In the article entitled “Re-Assessment of Intentional Extended Segmentectomy for Clinical T1aN0 Non-Small Cell Lung Cancer” published in 2016, authors have compared the outcomes of patients treated with intentional extended segmentectomy and lobectomy in stage IA NSCLC patients (12). Primary endpoint of this study was to assess the long-term survival and the risk factors of local recurrence additionally comparing segment specific results. From 547 cT1aN0 NSCLC operated patients, 237 individuals met eligibility criteria, 164 were treated with segmentectomy and 73 with lobectomy. Follow-up lasted for at least 5 years. Based on thin-section CT scan, patients were divided according to the consolidation to maximum diameter ratio (C/T) (13). In the group of patients with C/T ¡Ü0.5, which included 46 segmentectomies and 1 lobectomy, all patients were diagnosed with adenocarcinoma. In that subgroup, there was no recurrence of the disease. In the second subgroup of patients with a C/T ratio >0.5, that had a diameter of tumor solid component that exceeds half of the maximum tumor diameter, 118 patients underwent segmentectomy and 72 patients lobectomy. In order to reduce the risk of selection bias, propensity score matched analysis with 1:1 ratio was performed. Finally, they selected two, 59-patient groups. In the unmatched groups, 5- and 10-year survival rates were 86.4% and 70.0% for segmentectomy and 93.0% and 78.3% for lobectomy respectively (log-rank P=0.123). However, statistically significant differences in the 5- and 10-year disease-free survival rates were observed for segmentectomies 75.0% and 61.8% for lobectomies 90.3% and 76.4% (log-rank P=0.038). The 5-year disease-free survival was 76.3% in segmentectomy and 91.5% in lobectomy group without significant difference (log-rank P=0.082). Interestingly, in segment specific analysis of local or regional recurrence it was shown that for superior segments of the lower lobe (S6) the proportion of local or regional recurrences was similar in comparison to lower lobe lobectomies. Segmentectomies of the left upper lobe segments also have a local recurrence rate comparable to upper lobectomies. There was a significantly higher incidence of local and regional recurrences in the basal segments (37%), compared to lower lobectomies (P=0.005). The authors reported no significant difference in local-regional recurrence-free survival of right upper segmentectomies compared to right upper lobectomies (P=0.075).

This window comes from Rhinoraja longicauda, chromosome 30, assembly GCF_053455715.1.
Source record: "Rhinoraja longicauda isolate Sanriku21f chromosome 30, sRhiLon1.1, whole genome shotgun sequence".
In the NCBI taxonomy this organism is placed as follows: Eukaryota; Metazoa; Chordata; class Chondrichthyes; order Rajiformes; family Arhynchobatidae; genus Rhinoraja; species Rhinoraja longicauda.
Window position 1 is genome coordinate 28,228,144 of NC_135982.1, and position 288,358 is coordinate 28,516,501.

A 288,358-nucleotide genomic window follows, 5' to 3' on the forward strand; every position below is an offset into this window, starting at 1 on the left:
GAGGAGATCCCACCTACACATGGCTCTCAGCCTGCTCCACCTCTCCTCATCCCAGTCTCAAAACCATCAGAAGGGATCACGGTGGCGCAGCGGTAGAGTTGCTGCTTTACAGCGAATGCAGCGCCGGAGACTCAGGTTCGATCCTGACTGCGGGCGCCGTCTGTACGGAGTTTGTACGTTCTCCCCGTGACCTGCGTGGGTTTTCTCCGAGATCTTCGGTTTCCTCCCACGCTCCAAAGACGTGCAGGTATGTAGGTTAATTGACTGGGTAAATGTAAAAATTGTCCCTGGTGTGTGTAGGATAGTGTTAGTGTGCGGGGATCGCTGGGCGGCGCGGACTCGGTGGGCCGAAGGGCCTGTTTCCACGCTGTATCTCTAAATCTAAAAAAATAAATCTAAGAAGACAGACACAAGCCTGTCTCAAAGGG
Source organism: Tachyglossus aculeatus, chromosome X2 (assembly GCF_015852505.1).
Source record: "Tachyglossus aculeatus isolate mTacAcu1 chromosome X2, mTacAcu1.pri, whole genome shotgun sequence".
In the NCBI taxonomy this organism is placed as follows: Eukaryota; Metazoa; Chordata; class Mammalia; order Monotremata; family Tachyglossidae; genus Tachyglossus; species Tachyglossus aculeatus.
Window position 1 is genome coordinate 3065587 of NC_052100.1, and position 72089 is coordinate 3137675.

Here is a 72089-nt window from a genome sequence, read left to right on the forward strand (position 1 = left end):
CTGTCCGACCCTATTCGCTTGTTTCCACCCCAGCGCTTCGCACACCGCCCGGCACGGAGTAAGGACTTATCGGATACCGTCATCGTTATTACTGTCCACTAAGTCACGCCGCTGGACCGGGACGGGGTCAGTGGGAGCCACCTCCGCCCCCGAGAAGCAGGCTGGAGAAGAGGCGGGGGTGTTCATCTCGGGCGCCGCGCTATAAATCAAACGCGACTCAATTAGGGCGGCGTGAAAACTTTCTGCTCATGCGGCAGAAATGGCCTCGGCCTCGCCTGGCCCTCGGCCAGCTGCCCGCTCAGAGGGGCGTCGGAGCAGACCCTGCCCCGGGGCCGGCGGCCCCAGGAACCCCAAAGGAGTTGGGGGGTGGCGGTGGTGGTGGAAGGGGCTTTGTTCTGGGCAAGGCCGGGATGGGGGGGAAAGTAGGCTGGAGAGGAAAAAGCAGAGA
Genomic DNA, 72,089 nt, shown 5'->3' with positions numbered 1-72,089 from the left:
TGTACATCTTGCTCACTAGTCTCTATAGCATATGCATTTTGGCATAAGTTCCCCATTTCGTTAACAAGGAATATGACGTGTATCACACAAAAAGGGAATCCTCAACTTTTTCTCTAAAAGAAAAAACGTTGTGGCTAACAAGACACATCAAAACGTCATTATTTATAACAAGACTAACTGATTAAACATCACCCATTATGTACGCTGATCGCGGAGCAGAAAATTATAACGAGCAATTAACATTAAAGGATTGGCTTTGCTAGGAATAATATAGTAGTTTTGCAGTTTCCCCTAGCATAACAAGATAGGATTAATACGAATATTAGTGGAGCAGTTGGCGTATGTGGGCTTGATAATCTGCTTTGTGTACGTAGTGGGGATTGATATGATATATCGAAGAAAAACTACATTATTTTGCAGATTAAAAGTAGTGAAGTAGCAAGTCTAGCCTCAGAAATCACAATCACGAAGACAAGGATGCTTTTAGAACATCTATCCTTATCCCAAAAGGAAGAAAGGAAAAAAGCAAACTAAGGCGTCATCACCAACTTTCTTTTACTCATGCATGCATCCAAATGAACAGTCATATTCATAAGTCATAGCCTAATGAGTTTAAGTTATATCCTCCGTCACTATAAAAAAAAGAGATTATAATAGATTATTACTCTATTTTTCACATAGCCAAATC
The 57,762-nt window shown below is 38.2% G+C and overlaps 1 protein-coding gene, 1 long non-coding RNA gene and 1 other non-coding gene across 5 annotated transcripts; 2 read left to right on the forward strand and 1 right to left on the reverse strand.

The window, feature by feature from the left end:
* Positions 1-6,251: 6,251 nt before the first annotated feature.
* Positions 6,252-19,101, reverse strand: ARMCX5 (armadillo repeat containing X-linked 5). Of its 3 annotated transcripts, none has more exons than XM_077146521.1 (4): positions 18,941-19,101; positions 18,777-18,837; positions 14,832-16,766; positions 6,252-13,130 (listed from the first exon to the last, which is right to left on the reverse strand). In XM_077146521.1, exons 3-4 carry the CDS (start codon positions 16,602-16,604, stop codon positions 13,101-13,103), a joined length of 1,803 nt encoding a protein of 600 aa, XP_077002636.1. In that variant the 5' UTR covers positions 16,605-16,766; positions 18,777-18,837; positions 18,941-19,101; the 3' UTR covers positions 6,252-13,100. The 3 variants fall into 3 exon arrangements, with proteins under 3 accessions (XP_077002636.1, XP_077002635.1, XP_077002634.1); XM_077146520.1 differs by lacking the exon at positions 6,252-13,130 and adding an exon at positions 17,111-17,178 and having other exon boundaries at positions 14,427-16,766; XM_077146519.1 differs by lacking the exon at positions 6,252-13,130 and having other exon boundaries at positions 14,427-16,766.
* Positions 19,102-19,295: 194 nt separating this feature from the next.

The authors conclude that for the radiologically invasive form of lung cancer in the clinical stage of cT1aN0Mx located in the right upper lobe or in the basal segments, the decision to perform the intentional segmentectomy must be carefully considered. For superior segments of the lower lobes on both sides and upper left lobe segments, segmentectomy may be a preferred option with outcomes comparable to lobectomy (12).